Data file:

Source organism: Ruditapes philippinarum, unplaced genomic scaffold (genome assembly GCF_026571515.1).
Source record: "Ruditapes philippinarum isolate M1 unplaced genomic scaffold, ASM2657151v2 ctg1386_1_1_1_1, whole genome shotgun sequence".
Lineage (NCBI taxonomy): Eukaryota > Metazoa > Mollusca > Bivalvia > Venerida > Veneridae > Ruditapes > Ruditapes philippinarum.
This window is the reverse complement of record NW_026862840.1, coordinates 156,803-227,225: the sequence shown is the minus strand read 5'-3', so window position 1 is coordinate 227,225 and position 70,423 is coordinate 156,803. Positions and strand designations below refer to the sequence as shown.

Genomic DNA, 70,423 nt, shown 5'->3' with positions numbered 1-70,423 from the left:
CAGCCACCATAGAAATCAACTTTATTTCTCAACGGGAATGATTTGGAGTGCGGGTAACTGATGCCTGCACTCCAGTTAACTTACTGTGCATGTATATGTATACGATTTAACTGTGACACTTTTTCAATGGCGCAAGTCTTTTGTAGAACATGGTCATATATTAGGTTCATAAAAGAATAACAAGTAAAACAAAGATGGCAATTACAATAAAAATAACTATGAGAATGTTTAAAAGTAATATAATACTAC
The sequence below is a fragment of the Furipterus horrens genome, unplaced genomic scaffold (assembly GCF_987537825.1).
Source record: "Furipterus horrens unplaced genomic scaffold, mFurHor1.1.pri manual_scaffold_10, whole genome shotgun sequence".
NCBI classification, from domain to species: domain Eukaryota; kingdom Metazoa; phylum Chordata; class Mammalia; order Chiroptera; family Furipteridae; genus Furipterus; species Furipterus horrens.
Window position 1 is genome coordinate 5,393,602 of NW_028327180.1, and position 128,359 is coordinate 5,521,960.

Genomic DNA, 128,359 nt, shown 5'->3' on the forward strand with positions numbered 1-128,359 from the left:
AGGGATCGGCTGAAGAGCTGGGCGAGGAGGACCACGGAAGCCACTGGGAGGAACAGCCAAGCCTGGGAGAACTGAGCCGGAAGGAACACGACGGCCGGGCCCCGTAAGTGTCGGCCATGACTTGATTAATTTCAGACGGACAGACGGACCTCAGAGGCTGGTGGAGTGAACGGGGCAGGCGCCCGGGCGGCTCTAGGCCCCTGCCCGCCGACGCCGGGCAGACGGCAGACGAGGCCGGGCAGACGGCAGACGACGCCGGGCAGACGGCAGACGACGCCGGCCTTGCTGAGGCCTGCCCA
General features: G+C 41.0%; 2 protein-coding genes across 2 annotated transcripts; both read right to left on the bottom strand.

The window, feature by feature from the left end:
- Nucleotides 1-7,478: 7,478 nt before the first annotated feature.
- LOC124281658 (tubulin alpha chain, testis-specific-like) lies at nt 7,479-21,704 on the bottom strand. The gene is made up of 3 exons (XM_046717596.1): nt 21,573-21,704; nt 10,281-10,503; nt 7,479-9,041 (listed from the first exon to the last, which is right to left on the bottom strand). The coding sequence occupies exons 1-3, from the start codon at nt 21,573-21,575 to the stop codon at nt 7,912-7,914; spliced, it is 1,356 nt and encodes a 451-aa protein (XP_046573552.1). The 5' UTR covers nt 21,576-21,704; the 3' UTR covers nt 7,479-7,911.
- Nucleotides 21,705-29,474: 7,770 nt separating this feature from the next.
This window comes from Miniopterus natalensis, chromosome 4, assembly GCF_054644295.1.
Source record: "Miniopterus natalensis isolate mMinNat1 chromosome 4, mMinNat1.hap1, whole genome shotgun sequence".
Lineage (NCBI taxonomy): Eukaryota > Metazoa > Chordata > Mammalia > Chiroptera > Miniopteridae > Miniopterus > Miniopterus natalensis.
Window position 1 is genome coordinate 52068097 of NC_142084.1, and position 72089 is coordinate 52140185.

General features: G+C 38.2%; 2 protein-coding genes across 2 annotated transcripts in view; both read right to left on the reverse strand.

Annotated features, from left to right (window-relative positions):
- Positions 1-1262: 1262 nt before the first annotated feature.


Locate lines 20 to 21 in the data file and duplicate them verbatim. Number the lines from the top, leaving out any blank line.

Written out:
Lineage (NCBI taxonomy): Eukaryota > Metazoa > Chordata > Mammalia > Chiroptera > Miniopteridae > Miniopterus > Miniopterus natalensis.
Window position 1 is genome coordinate 52068097 of NC_142084.1, and position 72089 is coordinate 52140185.